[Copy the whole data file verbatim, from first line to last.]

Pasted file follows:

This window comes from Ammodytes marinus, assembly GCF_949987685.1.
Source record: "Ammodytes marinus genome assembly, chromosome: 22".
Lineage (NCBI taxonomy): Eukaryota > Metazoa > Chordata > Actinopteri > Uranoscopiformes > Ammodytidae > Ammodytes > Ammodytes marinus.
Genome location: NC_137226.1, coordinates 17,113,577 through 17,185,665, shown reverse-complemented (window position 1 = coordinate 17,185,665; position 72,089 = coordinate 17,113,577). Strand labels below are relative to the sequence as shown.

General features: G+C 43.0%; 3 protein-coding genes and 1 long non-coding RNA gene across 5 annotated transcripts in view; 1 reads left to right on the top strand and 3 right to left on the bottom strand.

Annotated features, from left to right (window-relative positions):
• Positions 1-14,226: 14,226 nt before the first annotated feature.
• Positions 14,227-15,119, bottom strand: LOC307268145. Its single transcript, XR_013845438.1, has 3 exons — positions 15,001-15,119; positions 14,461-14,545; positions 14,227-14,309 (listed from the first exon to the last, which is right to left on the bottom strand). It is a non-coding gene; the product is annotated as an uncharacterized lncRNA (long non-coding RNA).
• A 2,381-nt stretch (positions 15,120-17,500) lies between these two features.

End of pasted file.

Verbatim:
This window comes from Ammodytes marinus, assembly GCF_949987685.1.
Source record: "Ammodytes marinus genome assembly, chromosome: 22".
Lineage (NCBI taxonomy): Eukaryota > Metazoa > Chordata > Actinopteri > Uranoscopiformes > Ammodytidae > Ammodytes > Ammodytes marinus.
Genome location: NC_137226.1, coordinates 17,113,577 through 17,185,665, shown reverse-complemented (window position 1 = coordinate 17,185,665; position 72,089 = coordinate 17,113,577). Strand labels below are relative to the sequence as shown.

General features: G+C 43.0%; 3 protein-coding genes and 1 long non-coding RNA gene across 5 annotated transcripts in view; 1 reads left to right on the top strand and 3 right to left on the bottom strand.

Annotated features, from left to right (window-relative positions):
• Positions 1-14,226: 14,226 nt before the first annotated feature.
• Positions 14,227-15,119, bottom strand: LOC307268145. Its single transcript, XR_013845438.1, has 3 exons — positions 15,001-15,119; positions 14,461-14,545; positions 14,227-14,309 (listed from the first exon to the last, which is right to left on the bottom strand). It is a non-coding gene; the product is annotated as an uncharacterized lncRNA (long non-coding RNA).
• A 2,381-nt stretch (positions 15,120-17,500) lies between these two features.